I have tried. I have tried watching modern sitcoms, murder mysteries, medical dramas, other types of dramas, historical pieces, and “historical” pieces, epic fantasies. Even children’s programs don’t seem to have the same standards for storytelling that they used to (I mean, so it’s for kids, it still has to make at least a little bit of sense).
Anyway, the only things I truly enjoy watching anymore are Jeopardy!, The Big Bang Theory with White Fang, PBS Nature, and the occasional Masterpiece Theatre. I would much rather listen to music, read, or put in a movie.
There are lots of specific, smaller reasons why when it comes to individual programs that either I used to like or that I never did like after watching a few episodes. But here are the major ones:
The plots become tedious. There’s been a murder, the detectives find clues, exchange witty banter, almost die, and then solve the murder within two days. A patient enters the hospital with something like a stubbed toe, and discovers they have the worst kind of disease ever; after delivering the bad news to the one-episode guest star, the doctors all go sleep with each other. Whatever small problem happens in the sitcom — a child fails a math test, the neighbor’s car breaks down, the beautiful pre-law student stumbles on her neighbor kissing her sister’s boyfriend — somehow it’s all magically fixed within 22 minutes. It’s all very predictable; and for me, predictable often equals boring.
Too much sex, gory violence, and profanity is not my cup of tea. I honestly don’t care if some feel these elements make a show “more realistic” or “more exciting.” Since fiction is supposed to be an escape for most of us, I would really rather not be reminded of the more brutal and less noble aspects of humanity while trying to be “entertained.” I’m actually finding myself beginning to lose respect for actors that I repeatedly see in very violent or sexual programs (via the previews and commercials — usually a 30-second clip helps me determine very quickly if I’ll be watching more, or not).
Why does there have to be a social justice agenda to everything? Why the heck does a fictional superhero need to care who won the U.S. 2016 election? Why do we need to be bombarded with characters “coming out” in alternate lifestyles? Why is it so important to shoehorn current debates on climate change and captive marine mammals into battles between comic book heroes and villains? Hint, TV industry — they don’t, we don’t, and it isn’t.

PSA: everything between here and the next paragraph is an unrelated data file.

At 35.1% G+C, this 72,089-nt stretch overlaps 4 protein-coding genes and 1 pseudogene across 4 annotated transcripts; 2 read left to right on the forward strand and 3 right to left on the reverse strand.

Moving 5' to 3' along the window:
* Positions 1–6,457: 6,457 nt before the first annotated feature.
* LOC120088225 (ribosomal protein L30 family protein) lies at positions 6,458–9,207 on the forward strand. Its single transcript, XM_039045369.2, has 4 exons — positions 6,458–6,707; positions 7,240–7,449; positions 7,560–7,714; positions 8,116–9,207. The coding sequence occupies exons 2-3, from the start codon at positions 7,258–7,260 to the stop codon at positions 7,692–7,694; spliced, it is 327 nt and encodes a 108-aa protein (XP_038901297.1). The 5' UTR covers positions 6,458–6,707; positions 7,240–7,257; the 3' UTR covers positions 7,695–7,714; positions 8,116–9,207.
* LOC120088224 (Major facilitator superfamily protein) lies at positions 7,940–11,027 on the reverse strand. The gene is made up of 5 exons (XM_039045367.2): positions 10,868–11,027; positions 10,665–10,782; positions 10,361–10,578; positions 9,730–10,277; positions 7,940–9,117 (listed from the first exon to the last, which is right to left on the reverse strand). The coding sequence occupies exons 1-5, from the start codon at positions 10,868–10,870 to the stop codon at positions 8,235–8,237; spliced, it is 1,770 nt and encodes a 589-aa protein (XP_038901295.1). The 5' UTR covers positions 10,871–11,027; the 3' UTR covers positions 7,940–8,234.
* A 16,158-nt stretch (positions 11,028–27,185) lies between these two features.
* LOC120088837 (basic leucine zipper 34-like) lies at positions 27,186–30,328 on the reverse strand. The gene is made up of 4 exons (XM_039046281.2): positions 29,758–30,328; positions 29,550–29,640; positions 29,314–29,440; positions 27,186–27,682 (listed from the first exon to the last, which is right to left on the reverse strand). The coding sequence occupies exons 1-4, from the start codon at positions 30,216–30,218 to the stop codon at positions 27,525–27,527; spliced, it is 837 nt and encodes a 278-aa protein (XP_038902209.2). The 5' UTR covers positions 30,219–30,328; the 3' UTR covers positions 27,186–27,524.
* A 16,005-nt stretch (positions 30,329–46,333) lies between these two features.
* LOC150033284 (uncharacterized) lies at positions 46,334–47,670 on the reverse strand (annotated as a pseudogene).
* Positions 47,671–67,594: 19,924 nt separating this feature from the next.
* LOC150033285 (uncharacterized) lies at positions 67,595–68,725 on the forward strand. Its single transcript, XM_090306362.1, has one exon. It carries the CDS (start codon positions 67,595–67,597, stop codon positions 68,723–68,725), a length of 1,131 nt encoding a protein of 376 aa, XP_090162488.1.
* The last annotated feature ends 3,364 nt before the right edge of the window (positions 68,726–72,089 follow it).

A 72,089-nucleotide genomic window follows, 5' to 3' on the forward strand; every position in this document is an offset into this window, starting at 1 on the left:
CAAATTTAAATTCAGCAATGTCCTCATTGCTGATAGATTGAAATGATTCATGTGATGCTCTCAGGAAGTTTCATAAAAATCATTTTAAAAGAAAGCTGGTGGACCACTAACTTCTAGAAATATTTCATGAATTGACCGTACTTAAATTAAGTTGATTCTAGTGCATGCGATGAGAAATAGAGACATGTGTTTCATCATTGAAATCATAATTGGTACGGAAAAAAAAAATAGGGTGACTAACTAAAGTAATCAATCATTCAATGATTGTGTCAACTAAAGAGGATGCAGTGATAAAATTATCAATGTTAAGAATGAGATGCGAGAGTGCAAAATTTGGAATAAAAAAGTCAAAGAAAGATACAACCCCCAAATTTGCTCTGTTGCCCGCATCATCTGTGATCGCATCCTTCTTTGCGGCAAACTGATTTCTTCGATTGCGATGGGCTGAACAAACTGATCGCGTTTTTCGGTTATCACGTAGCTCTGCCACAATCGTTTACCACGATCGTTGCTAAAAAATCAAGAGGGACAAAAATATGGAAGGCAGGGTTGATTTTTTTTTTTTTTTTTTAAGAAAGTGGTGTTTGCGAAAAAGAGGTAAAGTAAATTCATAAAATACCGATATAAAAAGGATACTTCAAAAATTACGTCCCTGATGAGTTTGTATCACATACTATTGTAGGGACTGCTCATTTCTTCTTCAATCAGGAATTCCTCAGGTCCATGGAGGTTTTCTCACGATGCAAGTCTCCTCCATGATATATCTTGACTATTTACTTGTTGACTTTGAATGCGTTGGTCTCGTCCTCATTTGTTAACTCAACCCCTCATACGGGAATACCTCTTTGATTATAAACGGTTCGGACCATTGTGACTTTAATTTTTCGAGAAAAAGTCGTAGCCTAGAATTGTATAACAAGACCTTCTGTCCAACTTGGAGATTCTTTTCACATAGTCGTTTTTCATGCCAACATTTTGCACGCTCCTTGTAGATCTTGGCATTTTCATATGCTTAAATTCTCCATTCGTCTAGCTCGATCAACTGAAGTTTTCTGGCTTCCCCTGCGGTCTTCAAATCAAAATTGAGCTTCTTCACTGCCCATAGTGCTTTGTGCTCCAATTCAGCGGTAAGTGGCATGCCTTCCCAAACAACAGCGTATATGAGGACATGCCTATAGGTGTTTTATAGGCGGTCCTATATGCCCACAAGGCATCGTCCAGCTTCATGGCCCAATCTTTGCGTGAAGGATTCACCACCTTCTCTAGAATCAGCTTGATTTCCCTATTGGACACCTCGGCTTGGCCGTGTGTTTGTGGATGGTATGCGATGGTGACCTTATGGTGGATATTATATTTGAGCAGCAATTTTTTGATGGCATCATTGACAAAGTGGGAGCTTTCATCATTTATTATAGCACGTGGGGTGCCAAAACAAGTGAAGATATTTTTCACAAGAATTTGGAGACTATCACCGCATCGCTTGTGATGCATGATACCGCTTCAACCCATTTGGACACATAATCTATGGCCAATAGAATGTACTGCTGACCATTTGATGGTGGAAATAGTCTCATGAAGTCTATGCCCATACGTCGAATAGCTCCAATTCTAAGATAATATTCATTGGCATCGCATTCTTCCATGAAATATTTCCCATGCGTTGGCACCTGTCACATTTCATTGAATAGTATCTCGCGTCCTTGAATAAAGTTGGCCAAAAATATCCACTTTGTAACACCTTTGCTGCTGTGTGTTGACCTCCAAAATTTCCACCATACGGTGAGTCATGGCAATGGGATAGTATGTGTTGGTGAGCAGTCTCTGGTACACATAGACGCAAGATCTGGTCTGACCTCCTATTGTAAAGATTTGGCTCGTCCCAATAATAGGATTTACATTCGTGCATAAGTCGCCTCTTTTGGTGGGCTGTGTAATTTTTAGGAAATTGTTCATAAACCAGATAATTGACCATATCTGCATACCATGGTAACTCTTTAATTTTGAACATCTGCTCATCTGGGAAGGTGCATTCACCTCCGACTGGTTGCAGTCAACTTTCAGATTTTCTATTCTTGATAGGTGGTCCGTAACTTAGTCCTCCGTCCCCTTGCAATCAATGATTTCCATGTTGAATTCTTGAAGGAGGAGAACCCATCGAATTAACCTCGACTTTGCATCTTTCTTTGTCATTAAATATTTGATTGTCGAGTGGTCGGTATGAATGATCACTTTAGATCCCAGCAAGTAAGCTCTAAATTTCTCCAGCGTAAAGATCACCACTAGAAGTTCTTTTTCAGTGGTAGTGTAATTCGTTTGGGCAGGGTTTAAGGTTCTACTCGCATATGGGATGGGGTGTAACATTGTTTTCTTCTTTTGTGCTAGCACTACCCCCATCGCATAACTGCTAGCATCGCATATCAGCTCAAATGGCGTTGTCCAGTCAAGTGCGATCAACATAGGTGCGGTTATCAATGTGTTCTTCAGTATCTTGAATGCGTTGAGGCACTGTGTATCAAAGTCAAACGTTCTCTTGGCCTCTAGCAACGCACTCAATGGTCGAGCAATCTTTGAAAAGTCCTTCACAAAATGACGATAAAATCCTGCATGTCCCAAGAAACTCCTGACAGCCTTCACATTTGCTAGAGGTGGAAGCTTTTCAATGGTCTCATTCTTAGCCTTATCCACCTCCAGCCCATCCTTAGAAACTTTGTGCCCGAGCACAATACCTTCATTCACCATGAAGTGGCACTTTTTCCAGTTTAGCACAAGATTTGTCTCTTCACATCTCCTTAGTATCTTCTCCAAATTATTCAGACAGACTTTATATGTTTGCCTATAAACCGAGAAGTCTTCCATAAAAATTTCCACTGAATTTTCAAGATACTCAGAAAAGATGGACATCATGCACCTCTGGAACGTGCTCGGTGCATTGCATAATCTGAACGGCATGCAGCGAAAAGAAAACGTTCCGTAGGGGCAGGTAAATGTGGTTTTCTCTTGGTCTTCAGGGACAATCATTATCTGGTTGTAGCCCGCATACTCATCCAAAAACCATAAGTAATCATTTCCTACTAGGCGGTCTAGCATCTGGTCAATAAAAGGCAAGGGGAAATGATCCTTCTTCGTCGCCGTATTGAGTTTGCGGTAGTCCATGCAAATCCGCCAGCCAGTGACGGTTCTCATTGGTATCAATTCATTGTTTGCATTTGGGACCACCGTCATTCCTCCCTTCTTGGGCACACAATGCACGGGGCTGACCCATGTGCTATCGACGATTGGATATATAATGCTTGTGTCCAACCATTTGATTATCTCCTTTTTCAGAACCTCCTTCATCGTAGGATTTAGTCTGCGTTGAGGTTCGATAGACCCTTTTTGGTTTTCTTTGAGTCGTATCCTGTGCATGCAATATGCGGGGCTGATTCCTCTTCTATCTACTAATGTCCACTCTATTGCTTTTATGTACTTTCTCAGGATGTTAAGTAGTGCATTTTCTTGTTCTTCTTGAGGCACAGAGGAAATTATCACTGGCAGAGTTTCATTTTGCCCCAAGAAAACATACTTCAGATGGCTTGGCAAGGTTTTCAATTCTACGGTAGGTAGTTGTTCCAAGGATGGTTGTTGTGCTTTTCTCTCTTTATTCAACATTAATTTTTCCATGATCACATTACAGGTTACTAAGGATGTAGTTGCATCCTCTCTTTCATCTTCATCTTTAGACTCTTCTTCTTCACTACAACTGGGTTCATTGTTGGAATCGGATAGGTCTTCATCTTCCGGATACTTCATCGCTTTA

If series go on for too long, they tend to get repetitive, and dull. I know that ratings (translation, money) tends to make the decision much more than the quality of a program as to how long the program develops new episodes. But as far as I’m concerned, I think there should be such a thing called “artistic integrity,” meaning that directors/scriptwriters/actors know — and respect — when it’s time to call it quits.
I simply don’t find many TV characters I can relate to. If our society is supposed to be building tolerance for formerly “marginalized” people, then why don’t we have well-researched and kind portrayals of characters with autism, ADHD, physical disabilities, Down’s syndrome, phobias, blindness, deafness, and so much more? Why can’t we have TV families that live in a modest duplex, or single parents working as janitors, or college students who actually have to share an apartment in a lower middle class neighborhood and don’t drive a Porsche? (Also, without any of these situations being poked fun at?)
We used to have TV shows airing that covered a lot of these things, respectfully and with good writing and acting. I’m not necessarily one for nostalgia, but I do find myself starting many sentences regarding prime time broadcasts with, “I remember when…” And I truly think I shouldn’t have to be considered “an old foagie” to be feeling this way.
I just can’t get on board with “reality” TV. For one thing, most of it isn’t real. Sorry to burst your bubble, folks. (Actually, not that sorry.)
Game shows and talent competitions make me yawn. This is probably a strong personal preference, but it’s yet another reason that I avoid or ignore the screen.
So, now that I’ve spent a fair amount of time whinging at you, what are your thoughts? Do you struggle to find something worth your precious free time when it comes to television? Are you big on Netflix and Amazon original programming — the “way of the future”? Or would you rather we go back to the days of 10 channels with quality shows on at least 7 of them most nights of the week?